Any combination of one or more computer readable media may be utilized including but not limited to: a non-transitory computer readable medium for storage; an electronic, magnetic, optical, electromagnetic, infrared, or semiconductor computer readable storage medium or any suitable combination of the foregoing; a portable computer diskette; a hard disk; a random access memory (RAM); a read-only memory (ROM), an erasable programmable read-only memory (EPROM, Flash, MRAM, FeRAM, or phase change memory); an optical fiber; a portable compact disc; an optical storage device; a magnetic storage device; or any suitable combination of the foregoing. In the context of this document, a computer readable storage medium may be any tangible medium that can contain or store a program for use by or in connection with an instruction execution system, apparatus, or device.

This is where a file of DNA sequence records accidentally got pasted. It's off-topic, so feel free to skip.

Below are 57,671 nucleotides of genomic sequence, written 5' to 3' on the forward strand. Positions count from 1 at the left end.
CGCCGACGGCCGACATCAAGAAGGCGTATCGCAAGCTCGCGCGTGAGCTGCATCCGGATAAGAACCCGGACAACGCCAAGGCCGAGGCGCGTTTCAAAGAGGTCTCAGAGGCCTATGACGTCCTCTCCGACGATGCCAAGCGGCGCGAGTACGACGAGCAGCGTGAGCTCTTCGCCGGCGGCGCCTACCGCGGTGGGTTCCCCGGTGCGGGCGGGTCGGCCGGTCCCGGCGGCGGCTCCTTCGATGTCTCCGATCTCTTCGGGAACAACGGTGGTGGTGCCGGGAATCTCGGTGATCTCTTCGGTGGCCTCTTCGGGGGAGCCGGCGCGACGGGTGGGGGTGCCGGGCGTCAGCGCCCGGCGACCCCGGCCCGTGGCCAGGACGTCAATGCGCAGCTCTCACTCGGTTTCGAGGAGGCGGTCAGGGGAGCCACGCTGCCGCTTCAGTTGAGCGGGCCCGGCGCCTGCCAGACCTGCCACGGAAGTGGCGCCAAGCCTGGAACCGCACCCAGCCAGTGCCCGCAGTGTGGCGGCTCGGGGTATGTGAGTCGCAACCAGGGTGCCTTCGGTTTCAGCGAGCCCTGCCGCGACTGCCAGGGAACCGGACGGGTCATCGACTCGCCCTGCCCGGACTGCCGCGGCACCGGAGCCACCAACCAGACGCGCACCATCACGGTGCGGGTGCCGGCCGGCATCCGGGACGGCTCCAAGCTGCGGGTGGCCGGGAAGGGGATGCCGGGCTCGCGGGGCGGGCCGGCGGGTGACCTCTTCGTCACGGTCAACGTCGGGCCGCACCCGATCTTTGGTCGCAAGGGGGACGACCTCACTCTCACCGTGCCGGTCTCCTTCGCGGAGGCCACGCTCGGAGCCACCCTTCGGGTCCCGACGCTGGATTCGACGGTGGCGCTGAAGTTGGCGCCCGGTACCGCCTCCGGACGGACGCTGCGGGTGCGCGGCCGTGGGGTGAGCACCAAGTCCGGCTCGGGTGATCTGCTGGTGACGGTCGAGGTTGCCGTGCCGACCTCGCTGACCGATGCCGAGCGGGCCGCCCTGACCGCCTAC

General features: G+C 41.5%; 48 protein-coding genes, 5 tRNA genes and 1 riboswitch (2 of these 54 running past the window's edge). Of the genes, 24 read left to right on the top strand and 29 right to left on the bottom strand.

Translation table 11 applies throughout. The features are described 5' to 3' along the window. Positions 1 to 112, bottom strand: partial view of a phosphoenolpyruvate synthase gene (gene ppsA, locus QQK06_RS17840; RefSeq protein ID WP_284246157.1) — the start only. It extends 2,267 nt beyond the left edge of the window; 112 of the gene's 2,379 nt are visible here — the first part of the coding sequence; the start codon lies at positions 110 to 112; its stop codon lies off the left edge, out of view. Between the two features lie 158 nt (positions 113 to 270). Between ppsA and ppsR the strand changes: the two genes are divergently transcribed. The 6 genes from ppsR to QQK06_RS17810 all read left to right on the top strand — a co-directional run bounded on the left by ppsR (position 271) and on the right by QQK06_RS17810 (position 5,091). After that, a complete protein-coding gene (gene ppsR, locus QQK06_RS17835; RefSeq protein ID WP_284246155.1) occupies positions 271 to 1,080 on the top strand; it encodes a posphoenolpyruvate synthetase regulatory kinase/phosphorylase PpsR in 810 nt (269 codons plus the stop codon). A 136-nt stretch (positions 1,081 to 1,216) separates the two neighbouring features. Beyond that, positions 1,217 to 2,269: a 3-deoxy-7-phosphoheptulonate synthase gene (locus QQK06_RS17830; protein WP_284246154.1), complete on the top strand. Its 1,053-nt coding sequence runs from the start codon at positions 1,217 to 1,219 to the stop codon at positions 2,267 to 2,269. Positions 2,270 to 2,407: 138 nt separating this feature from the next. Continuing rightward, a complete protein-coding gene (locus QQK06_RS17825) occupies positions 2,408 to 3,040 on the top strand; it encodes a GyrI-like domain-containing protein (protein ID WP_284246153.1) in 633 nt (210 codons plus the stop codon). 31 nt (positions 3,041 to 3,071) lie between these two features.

It will be appreciated that computer program instructions may include computer executable code. A variety of languages for expressing computer program instructions may include without limitation C, C++, Java, JavaScript™, ActionScript™, assembly language, Lisp, Perl, Tcl, Python, Ruby, hardware description languages, database programming languages, functional programming languages, imperative programming languages, and so on. In embodiments, computer program instructions may be stored, compiled, or interpreted to run on a computer, a programmable data processing apparatus, a heterogeneous combination of processors or processor architectures, and so on. Without limitation, embodiments of the present invention may take the form of web-based computer software, which includes client/server software, software-as-a-service, peer-to-peer software, or the like.